Last year there were 91 exonerations. This year there have been 90 thus far. To date there have been 1482 exonerations overall, only 321 of them being DNA related. Since taking office this past January, Brooklyn DA Thompson’s conviction integrity unit has exonerated 11 people.

Most experts estimate the percentage of wrongfully convicted prisoners to be 2 to 5% of the inmate population — that is 120,000 people. I deem the number to be closer to 15 to 20%.

In either case, what is causing the staggering number of wrongful convictions?

Rogue Law Enforcement. In Brooklyn, disgraced retired detective Scarcella was found to have used the same drug addict as the sole eyewitness in six different murder cases. Various news accounts say as many as 70 homicides he worked on are being reviewed.

Forensic Fraud. In Pennsylvania, forensic scientist, Annie Dhookhan, was sentenced to three to five years in prison and two years of probation after pleading guilty to 27 counts of misleading investigators, filing false reports, and tampering with evidence.

Additionally, forensic scientists are given financial incentives for giving prosecutorial favorable results that lead to conviction in North Carolina, Illinois, Alabama, New Mexico, Kentucky, New Jersey, Virginia, Arizona, California, Missouri, Tennessee, and Wisconsin.

Prosecutorial Misconduct. Lying to judges and juries about the existence of benefits and in some cases coercion to informants was a regular practice over the span of the 23 year tenure of former Brooklyn DA Hynes, as was withholding of evidence of innocence.

Junk science. For 40 years, FBI experts have testified in court about “bullet lead analysis” a procedure in which bullets found at a crime scene are tested for arsenic, tin, silver, and other contaminants or additives, and the findings were compared to analysis of bullets found in the possession of suspects. These experts claimed to be able to link one bullet to others from the same production run. For at least 20 years, FBI officials knew that there were no scientific underpinnings to this junk science — that in fact, there were no studies shown to determine how significant a “match” was.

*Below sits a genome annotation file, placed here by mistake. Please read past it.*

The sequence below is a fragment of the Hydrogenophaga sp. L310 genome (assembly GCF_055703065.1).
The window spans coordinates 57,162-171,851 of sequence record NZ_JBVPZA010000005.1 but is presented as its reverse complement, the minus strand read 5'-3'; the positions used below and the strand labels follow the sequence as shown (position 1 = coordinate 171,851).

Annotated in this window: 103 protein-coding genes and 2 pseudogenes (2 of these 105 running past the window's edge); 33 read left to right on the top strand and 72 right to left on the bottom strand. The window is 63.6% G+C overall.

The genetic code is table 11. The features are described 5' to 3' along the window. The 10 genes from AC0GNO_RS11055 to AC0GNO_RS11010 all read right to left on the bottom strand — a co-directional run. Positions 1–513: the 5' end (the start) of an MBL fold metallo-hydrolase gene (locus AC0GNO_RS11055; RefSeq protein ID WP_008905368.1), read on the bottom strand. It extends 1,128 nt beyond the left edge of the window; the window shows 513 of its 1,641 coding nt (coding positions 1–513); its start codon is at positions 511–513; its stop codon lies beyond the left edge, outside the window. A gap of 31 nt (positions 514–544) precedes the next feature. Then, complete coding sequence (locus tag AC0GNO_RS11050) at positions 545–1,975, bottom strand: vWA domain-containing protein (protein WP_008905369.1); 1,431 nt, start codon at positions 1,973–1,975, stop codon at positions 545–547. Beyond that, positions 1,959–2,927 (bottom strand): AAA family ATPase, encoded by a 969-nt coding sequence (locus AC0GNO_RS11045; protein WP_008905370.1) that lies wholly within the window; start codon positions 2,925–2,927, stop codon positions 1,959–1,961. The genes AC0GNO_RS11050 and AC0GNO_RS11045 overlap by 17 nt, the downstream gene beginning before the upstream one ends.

Disgraced dog scent expert Preston came into courtrooms in Texas and Florida for over 20 years, stating that he had trained dogs which would bark if, after being given items to smell from a crime, the dog recognized the scent from a suspect’s item. Preston claimed that his dogs could smell human traces years or months after a suspect walked over the ground, on heavily trafficked streets, underwater, and even after hurricanes. He is not the only “expert” in this “field.”

In 2013, it was revealed that in 27 death penalty cases, FBI forensic experts may have exaggerated the scientific conclusions that were drawn from a so-called “match” between hair found at a crime scene and hair from a defendant.

Tire tracks, footprints, and bite marks are also junk science.